Foreign Policy Research Institute A Nation Must Think Before it Acts Great Power Competition and Beijing’s Olympic Moment
Great Power Competition and Beijing’s Olympic Moment

Great Power Competition and Beijing’s Olympic Moment

The assessments and conclusions in this analysis are those of the author alone and do not necessarily represent those of National Defense University, the Department of Defense, or the U.S. Government.

Despite unmistakable structural similarities in the geopolitical environment, the Beijing 2022 Winter Olympics that begin on February 4th will not become Berlin 1936. There will be no post-Olympic pause, no global goodwill bounce, and no thaw in Sino-American tensions after these Winter Olympic games because China does not aim for these outcomes.

The Nazi approach to leverage the 1936 Olympics for positive propaganda and  influence by attraction does not match the Chinese strategy with this year’s Olympics. Instead, China seems determined to project economic and ideological superiority in a manner calibrated to influence by coercing adherence and grudging respect. 

Not since the 1936 Berlin Summer Olympic Games has a host country been one of three or more Great Powers actively competing against one another globally to project national power, attain divergent interests, and increase influence with other states. As at Berlin in 1936, Beijing 2022 promises to be an intensely competitive Olympics well beyond the fields of friendly strife, and it will be contested at a geopolitical moment without historical parallel in the post-World War II era.

Like Nazi Germany in mid-1936, China in early-2022 is a newly acknowledged Great Power eyed warily by neighbors and with rapidly growing economic prowess and unmistakable grievances against the long-dominant Great Power and many of the international rules, norms and procedures preferred by that dominant state. In 1936, Germany’s dyadic rival was Great Britain; today, China’s rival is the United States.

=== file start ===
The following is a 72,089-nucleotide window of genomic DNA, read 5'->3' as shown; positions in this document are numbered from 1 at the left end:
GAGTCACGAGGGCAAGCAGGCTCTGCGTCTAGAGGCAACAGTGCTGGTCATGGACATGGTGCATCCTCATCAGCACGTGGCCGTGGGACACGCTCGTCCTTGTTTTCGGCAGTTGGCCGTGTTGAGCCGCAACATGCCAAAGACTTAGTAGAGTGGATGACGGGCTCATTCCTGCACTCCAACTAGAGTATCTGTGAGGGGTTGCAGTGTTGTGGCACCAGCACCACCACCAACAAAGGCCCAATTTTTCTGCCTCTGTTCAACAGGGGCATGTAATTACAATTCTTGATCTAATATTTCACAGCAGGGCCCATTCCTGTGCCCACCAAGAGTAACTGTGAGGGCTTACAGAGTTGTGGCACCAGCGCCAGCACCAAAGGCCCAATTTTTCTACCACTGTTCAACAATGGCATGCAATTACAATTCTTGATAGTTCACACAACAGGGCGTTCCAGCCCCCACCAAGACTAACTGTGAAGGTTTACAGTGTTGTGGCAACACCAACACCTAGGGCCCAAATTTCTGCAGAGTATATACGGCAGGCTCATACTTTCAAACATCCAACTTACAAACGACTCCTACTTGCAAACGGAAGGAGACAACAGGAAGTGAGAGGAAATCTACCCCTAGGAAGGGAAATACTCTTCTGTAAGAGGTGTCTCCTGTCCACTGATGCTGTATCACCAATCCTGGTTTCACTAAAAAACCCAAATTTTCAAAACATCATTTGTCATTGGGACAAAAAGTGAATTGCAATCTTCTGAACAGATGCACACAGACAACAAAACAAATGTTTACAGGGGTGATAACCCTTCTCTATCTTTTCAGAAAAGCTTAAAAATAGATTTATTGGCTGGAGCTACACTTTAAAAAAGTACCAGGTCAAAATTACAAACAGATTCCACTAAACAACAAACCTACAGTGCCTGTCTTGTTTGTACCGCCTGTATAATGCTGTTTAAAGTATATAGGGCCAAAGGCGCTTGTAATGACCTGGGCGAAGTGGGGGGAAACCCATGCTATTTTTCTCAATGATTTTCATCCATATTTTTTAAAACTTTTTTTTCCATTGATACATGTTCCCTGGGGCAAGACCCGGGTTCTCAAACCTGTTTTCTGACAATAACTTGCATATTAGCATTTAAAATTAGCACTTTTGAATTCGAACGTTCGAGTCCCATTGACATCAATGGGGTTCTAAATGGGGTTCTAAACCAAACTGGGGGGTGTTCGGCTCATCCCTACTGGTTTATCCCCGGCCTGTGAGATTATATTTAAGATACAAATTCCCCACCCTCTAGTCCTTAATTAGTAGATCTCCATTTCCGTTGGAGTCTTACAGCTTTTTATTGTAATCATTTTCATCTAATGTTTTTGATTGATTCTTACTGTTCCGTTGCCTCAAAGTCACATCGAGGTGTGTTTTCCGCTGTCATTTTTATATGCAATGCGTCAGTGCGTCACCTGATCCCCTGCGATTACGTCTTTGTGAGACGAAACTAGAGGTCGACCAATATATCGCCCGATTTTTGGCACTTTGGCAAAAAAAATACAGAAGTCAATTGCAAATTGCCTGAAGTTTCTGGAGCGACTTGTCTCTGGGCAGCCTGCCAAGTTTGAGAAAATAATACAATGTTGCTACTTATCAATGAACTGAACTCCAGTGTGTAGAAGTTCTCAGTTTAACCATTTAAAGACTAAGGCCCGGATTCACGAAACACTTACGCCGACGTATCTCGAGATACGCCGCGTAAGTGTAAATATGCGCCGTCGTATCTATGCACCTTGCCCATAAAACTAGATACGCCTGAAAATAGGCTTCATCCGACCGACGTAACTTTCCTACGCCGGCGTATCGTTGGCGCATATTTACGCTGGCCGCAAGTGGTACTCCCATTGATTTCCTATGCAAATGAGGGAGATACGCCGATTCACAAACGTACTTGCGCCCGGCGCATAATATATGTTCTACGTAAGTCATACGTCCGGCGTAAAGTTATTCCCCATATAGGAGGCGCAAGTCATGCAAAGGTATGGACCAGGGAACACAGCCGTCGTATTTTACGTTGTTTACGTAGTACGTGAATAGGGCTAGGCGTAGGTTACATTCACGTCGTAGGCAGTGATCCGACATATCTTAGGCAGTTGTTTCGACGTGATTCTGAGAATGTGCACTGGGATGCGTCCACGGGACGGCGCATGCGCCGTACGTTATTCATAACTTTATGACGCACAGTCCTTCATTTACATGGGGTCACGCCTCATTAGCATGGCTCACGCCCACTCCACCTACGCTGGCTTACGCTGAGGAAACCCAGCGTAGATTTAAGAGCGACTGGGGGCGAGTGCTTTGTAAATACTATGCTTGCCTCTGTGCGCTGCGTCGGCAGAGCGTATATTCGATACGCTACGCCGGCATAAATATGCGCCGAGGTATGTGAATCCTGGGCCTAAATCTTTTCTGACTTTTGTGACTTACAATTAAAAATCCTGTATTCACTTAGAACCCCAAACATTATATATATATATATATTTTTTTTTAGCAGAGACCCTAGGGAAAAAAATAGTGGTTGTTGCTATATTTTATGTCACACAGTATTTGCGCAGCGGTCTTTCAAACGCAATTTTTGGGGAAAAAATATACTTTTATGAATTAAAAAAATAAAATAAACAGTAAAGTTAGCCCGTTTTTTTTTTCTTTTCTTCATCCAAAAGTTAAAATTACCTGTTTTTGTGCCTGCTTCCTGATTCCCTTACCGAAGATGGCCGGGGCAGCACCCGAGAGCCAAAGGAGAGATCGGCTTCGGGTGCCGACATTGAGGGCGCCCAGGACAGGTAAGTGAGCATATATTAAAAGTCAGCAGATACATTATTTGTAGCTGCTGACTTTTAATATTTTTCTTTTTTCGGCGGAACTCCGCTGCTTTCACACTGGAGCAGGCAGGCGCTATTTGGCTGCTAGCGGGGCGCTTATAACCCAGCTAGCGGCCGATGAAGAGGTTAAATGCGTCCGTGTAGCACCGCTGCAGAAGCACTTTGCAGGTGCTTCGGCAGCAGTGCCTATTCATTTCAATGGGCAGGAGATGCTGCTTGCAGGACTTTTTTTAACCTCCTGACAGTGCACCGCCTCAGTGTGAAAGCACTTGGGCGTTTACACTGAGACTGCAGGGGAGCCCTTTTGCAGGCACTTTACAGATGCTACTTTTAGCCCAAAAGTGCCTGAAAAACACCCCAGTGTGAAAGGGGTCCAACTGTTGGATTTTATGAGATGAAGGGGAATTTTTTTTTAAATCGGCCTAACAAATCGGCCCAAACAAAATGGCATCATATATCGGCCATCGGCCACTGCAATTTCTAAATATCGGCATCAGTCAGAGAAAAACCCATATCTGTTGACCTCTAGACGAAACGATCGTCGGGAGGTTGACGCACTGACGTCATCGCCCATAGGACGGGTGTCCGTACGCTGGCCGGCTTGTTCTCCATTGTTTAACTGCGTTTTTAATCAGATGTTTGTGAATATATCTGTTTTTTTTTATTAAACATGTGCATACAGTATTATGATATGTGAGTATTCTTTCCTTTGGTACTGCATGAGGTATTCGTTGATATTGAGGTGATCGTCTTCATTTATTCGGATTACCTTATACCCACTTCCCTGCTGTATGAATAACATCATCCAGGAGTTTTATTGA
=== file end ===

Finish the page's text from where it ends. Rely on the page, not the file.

Multipolar Great Power Competitive eras with one or more rivalrous dyads featuring a relative power transition within them have over the past 500 years involved at least one period of very destructive, direct military clashes between the Great Powers 75% of the time, although not yet during the 75-year history of nuclear weapons.  Thus, they are extremely dangerous eras.

Yet the structural geostrategic similarities between 1936 and 2022 are balanced by a significant difference in the national approach to these respective Olympic moments.  Nazi Germany publicized its economic prowess while masking its ideological aims in a way to influence other states by attraction. China’s unfolding approach to these 2022 Winter Olympics suggests it cares less about increasing influence by attraction and more about influence through coercive dominance.

For Nazi Germany, the Berlin Summer Olympics were a vital global propaganda opportunity.  Weimar Germany secured the games in 1931, but Adolf Hitler almost dropped them until his Propaganda Minister, Joseph Goebbels, changed the Fuhrer’s mind by arguing that the Olympic setting was ideal for promulgating a positive global image of the Nazi system. 

The Nazis generated a holistic, proactive publicity framework to make the Reich appear powerful and attractive.  The Propaganda Ministry successfully wooed the many Olympic Committees contemplating boycotts over Nazi religious and ethnic policies by re-instating several token Jewish athletes to the German national team. It then led choreographed tours for visiting athletes, journalists, and dignitaries around venues across Germany that had been sanitized of Nazi propaganda and persecuted minorities.  The Ministry also funded renowned German filmmaker and actress Leni Riefenstahl to generate the official narrative of the games in the film Olympia which advanced Nazi international image-making to a high point during 1937-38.  

Nazi Germany attained its propaganda aims admirably.  Global praise for the German system followed.  New York Times sports reporter Arthur Daily gushed, “Perfect in setting, brilliant in presentation and unparalleled in performance, the Olympic Games of 1936 stand apart in history as the greatest sports event of all time.”  Less than six months after Hitler’s re-occupation of Rhineland, he presented his Reich as a peace-loving and reliable member of the family of nations. The Nazi messaging coup bought a couple years of international goodwill, especially with its main Great Power rival in London. There, a smitten British government initially saw the Berlin Games as an “Olympic Pause” in growing Anglo-German tensions and thought the precedent might produce similar results if Tokyo got the 1940 Summer Games, withdrawing its bid and supporting the Japanese 1940 one as a result.